With the Occupational Safety and Health Administration (OSHA) enforcing federal government mandates regarding workplace safety, an automated sampling system helps to keep operators safe and within safety requirements.
The food products themselves are protected through auto-sampling by using sanitary, easy-to-clean devices and FDA-approved seals, rather than human hands that run the risk of improper sanitation or glove use. The combination of reduced exposure and more accurate testing helps to avoid product recalls.
4. Improved Yield
The food and beverage industry needs to monitor nutrients, moisture, pathogens and contaminants to stay safe and profitable. Representative sampling enables the detection of irregularities and other issues that can lead to product waste. Furthermore, the confidence that comes from accurately obtaining samples enables companies to increase production.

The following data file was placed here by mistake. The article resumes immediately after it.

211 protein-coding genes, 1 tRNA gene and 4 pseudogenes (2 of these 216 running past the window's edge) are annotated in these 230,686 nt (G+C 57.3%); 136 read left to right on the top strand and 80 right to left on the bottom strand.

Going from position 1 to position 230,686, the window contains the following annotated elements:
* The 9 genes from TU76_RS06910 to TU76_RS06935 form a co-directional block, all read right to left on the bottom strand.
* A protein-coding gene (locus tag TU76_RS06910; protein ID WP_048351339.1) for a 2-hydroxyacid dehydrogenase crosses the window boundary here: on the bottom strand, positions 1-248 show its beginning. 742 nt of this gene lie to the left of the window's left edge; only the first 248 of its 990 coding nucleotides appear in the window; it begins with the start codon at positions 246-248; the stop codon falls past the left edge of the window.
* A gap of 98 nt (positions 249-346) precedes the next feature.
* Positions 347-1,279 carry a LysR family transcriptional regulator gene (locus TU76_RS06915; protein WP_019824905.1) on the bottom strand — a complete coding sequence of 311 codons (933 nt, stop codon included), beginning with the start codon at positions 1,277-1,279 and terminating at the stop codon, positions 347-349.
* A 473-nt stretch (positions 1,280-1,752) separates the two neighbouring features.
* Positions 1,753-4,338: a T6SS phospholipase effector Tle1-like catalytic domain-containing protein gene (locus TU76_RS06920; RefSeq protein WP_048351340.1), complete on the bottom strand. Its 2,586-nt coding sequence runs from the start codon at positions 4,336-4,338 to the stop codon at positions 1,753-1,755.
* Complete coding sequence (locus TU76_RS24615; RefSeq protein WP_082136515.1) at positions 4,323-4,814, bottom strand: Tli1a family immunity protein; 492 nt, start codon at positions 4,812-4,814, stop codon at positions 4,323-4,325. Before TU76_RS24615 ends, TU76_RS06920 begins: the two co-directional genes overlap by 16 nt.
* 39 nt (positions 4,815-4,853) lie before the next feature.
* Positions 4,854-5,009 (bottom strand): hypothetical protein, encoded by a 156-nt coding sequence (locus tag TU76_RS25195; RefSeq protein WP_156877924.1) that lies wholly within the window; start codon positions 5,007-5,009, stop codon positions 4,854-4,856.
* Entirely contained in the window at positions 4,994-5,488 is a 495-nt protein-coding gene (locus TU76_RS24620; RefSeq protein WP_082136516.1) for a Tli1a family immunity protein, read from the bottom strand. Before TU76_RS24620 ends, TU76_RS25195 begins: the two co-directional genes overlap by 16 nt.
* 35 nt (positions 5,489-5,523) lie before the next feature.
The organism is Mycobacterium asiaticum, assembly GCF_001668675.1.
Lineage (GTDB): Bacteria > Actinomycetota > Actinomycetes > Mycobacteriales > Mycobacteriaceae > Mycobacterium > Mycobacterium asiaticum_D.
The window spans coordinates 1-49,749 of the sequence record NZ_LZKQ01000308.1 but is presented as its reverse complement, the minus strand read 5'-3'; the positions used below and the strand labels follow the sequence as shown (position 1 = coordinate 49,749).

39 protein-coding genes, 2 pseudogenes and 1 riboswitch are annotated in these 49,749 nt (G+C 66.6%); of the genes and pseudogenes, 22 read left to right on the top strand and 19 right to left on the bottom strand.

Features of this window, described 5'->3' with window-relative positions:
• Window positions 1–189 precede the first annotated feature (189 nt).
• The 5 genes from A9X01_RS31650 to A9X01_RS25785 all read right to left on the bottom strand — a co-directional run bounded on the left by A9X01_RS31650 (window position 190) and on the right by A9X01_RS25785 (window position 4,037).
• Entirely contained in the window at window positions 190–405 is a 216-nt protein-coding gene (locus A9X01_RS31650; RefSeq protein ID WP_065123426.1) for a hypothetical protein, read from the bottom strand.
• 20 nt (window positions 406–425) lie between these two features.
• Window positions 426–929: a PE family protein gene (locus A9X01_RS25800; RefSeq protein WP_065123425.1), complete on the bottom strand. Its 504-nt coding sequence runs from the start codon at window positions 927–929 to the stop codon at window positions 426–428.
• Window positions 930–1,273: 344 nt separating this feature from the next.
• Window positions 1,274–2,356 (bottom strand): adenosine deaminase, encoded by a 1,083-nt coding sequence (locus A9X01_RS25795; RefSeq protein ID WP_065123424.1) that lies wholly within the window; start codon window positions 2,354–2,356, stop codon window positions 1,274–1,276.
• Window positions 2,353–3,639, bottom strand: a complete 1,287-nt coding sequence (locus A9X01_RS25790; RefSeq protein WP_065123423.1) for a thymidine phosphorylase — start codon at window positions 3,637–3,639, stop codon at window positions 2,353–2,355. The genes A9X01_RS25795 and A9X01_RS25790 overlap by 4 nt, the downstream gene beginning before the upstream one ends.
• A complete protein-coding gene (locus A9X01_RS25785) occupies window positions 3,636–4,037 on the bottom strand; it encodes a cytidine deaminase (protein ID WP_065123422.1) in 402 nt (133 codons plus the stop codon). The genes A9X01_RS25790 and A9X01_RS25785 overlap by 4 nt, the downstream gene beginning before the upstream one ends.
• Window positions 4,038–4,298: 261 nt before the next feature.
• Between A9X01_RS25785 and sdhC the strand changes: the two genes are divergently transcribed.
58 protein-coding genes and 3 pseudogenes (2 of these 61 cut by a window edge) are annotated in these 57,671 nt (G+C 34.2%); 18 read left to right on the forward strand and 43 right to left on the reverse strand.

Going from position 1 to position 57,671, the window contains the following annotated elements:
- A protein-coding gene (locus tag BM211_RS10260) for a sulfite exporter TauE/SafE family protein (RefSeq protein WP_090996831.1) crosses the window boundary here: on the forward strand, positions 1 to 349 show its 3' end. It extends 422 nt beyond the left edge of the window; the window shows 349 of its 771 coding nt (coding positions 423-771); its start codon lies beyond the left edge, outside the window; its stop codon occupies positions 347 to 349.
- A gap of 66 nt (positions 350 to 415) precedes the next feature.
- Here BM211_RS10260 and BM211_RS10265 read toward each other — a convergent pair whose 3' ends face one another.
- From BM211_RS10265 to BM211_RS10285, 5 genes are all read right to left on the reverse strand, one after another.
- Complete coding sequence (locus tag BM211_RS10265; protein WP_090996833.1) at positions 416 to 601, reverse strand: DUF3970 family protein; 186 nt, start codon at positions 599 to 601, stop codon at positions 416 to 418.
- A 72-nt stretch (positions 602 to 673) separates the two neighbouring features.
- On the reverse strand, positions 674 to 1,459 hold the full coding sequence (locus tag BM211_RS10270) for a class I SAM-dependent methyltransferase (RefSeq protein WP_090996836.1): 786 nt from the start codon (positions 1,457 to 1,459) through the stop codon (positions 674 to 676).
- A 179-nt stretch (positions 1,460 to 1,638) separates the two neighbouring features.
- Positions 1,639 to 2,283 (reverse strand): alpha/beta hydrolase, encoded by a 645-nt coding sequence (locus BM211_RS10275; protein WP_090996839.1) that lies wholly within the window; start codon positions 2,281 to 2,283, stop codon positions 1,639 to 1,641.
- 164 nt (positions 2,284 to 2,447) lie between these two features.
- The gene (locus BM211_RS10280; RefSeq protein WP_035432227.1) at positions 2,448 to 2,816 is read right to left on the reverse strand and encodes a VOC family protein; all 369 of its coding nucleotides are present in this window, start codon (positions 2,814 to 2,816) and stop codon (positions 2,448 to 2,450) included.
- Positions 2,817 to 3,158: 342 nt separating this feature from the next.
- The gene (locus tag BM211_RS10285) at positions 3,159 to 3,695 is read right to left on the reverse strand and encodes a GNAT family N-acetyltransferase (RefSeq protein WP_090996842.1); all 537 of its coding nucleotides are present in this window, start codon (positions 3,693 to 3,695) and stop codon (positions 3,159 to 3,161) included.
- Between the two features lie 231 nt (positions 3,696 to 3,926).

“It’s important from a risk standpoint to understand the benefit of an auto-sampler past just the purchase, installation and maintenance of the equipment,” Gaffney said. “There are benefits in the confidence in the product you’re producing as well as keeping your staff out of harm’s way, increase production over time and potentially improve your record as well.”
If you’ve been considering automated sampling as part of your food safety testing program, talk with the experts at Barrow-Agee Labs. We can give you recommendations on how to incorporate auto-sampling equipment into your current process to increase output, reduce risk, and improve sample accuracy.